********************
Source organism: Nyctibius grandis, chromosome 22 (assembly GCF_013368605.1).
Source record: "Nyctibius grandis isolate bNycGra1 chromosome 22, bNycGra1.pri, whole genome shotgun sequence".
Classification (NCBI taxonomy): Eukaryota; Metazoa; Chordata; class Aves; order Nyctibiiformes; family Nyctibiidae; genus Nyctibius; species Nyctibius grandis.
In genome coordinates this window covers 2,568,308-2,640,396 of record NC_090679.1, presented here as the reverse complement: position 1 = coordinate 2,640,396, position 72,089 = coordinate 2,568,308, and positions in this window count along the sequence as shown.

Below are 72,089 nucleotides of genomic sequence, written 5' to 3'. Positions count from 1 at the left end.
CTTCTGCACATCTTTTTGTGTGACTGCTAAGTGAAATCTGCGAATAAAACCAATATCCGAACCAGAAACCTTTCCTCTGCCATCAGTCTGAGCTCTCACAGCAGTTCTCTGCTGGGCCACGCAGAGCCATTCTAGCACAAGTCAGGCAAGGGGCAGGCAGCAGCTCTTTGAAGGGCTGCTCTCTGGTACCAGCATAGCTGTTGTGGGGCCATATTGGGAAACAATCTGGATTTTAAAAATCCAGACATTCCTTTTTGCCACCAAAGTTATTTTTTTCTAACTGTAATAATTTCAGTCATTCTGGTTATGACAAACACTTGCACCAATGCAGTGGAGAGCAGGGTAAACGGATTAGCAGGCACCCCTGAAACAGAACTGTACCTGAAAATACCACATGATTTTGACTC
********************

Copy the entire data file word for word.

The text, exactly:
Source organism: Nyctibius grandis, chromosome 22 (assembly GCF_013368605.1).
Source record: "Nyctibius grandis isolate bNycGra1 chromosome 22, bNycGra1.pri, whole genome shotgun sequence".
Classification (NCBI taxonomy): Eukaryota; Metazoa; Chordata; class Aves; order Nyctibiiformes; family Nyctibiidae; genus Nyctibius; species Nyctibius grandis.
In genome coordinates this window covers 2,568,308-2,640,396 of record NC_090679.1, presented here as the reverse complement: position 1 = coordinate 2,640,396, position 72,089 = coordinate 2,568,308, and positions in this window count along the sequence as shown.

Below are 72,089 nucleotides of genomic sequence, written 5' to 3'. Positions count from 1 at the left end.
CTTCTGCACATCTTTTTGTGTGACTGCTAAGTGAAATCTGCGAATAAAACCAATATCCGAACCAGAAACCTTTCCTCTGCCATCAGTCTGAGCTCTCACAGCAGTTCTCTGCTGGGCCACGCAGAGCCATTCTAGCACAAGTCAGGCAAGGGGCAGGCAGCAGCTCTTTGAAGGGCTGCTCTCTGGTACCAGCATAGCTGTTGTGGGGCCATATTGGGAAACAATCTGGATTTTAAAAATCCAGACATTCCTTTTTGCCACCAAAGTTATTTTTTTCTAACTGTAATAATTTCAGTCATTCTGGTTATGACAAACACTTGCACCAATGCAGTGGAGAGCAGGGTAAACGGATTAGCAGGCACCCCTGAAACAGAACTGTACCTGAAAATACCACATGATTTTGACTC